Imagine that someone in your computer could see everything you write. Hackers have access to a specific kind of malware known as a keylogger. These pieces of software record and transmit everything you do with your keyboard and mouse. That means every word you type – even words you type and then subsequently delete. It means every email you send, every chat message, every Skype message, every Slack message, every tweet, every Facebook update, and every URL your type into your browser.
As far as malware goes, keyloggers are small, easy to install, and hard to detect. In general, keyloggers won’t affect your computer by slowing it down or creating noticeable changes to your user experience. How, then, will you be able to detect and remove these frightening and invasive programs? Anti-spyware software is the answer.
Keyloggers are Everywhere
The problematic thing about keyloggers is that they are an extremely common piece of technology. The people using keyloggers aren’t just attackers out for your username and password. There are lots of semi-legitimate (albeit extremely creepy) uses for keyloggers.
- Employers use keyloggers to make sure that their workers are staying on task.
- Spouses use keyloggers to make sure that their partners are remaining faithful.
- Governments use keyloggers to build cases against criminals.
- Even Microsoft uses keyloggers – Windows 10 has a built-in keylogger that tracks usage metrics.
Every one of these semi-legitimate uses has an extremely obvious downside, of course. Employees could spy on workers who are planning to blow the whistle on unethical practices. Abusive or controlling partners could use keyloggers to harass their partners. Governments could spy on protest groups, and massive tech companies could use keyloggers to further infiltrate every aspect of our lives.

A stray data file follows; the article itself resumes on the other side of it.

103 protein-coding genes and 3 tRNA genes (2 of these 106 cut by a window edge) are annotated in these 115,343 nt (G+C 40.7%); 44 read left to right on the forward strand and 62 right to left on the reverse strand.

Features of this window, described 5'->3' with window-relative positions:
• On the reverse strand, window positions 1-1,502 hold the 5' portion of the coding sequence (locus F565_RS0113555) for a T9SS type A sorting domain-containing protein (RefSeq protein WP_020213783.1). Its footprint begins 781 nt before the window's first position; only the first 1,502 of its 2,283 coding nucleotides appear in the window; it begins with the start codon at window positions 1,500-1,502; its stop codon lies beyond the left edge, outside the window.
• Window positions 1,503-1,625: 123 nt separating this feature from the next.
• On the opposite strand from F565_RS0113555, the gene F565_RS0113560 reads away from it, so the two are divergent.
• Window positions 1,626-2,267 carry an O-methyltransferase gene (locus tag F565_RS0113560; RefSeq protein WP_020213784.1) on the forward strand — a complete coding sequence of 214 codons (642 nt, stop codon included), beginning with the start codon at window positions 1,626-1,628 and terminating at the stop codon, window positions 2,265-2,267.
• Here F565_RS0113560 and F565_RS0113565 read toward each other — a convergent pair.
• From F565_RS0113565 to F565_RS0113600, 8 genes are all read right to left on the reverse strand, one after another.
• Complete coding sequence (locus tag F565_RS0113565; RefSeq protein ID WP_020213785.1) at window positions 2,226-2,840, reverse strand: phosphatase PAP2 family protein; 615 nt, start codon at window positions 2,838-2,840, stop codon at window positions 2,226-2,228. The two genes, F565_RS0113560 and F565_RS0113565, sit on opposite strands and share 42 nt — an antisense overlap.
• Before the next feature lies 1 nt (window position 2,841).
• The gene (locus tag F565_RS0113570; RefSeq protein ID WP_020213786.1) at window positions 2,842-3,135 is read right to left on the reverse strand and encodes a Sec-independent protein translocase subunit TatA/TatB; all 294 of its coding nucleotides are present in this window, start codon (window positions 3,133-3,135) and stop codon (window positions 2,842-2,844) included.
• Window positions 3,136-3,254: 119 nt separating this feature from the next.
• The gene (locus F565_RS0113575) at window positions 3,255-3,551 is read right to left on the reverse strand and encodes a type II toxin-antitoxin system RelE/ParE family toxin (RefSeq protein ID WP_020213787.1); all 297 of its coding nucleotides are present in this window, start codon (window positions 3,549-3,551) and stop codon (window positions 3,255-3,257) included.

Here’s the thing: because there are plenty of “legitimate” uses for keyloggers – you can even purchase them online – they don’t represent illegal or unregulated software in the same way as, say, ransomware. As such, not every antivirus program is going to detect a keylogger as an illegitimate program.
How to Detect and Remove Keyloggers
You can get infected by a keylogger in the same way that you get infected by any other virus – you click on a link someone sends you or visit the wrong website by accident. You may also find one inside of a seemingly-legitimate software download. In addition, someone might try to infect your computer by plugging in a USB.
Once inside your computer, keyloggers are hard to detect – they’re tiny, lightweight programs after all. Some of them infect your browser by disguising themselves as ordinary browser extensions. Others hide deep inside your computer – sometimes inside your computer’s firmware. Because your computer’s firmware is outside of the regular operating system, many AV programs can’t detect them.
The best way to find and remove a keylogger on your computer is to look at what’s currently running on it. That means hitting ctrl + alt + delete on a Windows PC and opening the Task Manager. Carefully run down the list of programs that you see there and try googling the names of any running program that you don’t recognize. If any are known keyloggers, you should find instructions to remove them.
In addition, some keyloggers can hide from the task manager – but they must still persist on your computer by starting when the operating system boots up. Therefore, you should open your Task Manager and look at the “Startup” tab. This lists all the programs that start up at the same time as your operating system. Repeat the steps above for any programs that you don’t remember installing.
Finally, you should check your browser for malicious extensions. In Chrome, you can navigate to chrome://extensions in the URL bar. You’ll find a list there of every extension in your browser. Google the names and delete any malicious add-ons.
How to Block Keyloggers in the Future
Dedicated anti-spyware software is your first line of defense against keyloggers. There are also a number of top-rated antiviruses that protect users against this common threat as well as malware, including Norton and Bitdefender.